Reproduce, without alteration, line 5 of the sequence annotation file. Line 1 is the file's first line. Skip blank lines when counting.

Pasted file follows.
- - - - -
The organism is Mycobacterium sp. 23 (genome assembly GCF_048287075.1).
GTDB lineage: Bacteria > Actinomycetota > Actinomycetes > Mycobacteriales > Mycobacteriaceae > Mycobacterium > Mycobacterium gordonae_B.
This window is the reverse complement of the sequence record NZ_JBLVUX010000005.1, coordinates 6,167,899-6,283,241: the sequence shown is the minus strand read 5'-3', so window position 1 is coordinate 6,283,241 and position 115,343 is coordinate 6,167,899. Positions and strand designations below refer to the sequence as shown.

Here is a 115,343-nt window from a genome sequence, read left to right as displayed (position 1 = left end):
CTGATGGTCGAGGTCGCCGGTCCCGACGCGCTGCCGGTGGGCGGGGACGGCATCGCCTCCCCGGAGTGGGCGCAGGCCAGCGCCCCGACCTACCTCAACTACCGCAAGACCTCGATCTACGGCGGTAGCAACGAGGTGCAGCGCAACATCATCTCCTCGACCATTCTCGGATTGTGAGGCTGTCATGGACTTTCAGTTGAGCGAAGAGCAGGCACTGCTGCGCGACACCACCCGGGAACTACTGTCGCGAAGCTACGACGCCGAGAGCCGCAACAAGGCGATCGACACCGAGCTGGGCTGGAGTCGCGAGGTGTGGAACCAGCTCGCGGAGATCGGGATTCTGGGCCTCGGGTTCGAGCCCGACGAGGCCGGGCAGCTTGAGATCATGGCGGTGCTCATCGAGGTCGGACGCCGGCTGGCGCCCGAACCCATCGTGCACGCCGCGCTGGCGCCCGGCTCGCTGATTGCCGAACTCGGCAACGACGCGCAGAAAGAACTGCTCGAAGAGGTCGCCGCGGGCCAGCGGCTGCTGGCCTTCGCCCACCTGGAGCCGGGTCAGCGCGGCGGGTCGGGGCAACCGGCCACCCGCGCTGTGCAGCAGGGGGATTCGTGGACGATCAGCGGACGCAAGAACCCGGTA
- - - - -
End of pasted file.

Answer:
CTGATGGTCGAGGTCGCCGGTCCCGACGCGCTGCCGGTGGGCGGGGACGGCATCGCCTCCCCGGAGTGGGCGCAGGCCAGCGCCCCGACCTACCTCAACTACCGCAAGACCTCGATCTACGGCGGTAGCAACGAGGTGCAGCGCAACATCATCTCCTCGACCATTCTCGGATTGTGAGGCTGTCATGGACTTTCAGTTGAGCGAAGAGCAGGCACTGCTGCGCGACACCACCCGGGAACTACTGTCGCGAAGCTACGACGCCGAGAGCCGCAACAAGGCGATCGACACCGAGCTGGGCTGGAGTCGCGAGGTGTGGAACCAGCTCGCGGAGATCGGGATTCTGGGCCTCGGGTTCGAGCCCGACGAGGCCGGGCAGCTTGAGATCATGGCGGTGCTCATCGAGGTCGGACGCCGGCTGGCGCCCGAACCCATCGTGCACGCCGCGCTGGCGCCCGGCTCGCTGATTGCCGAACTCGGCAACGACGCGCAGAAAGAACTGCTCGAAGAGGTCGCCGCGGGCCAGCGGCTGCTGGCCTTCGCCCACCTGGAGCCGGGTCAGCGCGGCGGGTCGGGGCAACCGGCCACCCGCGCTGTGCAGCAGGGGGATTCGTGGACGATCAGCGGACGCAAGAACCCGGTA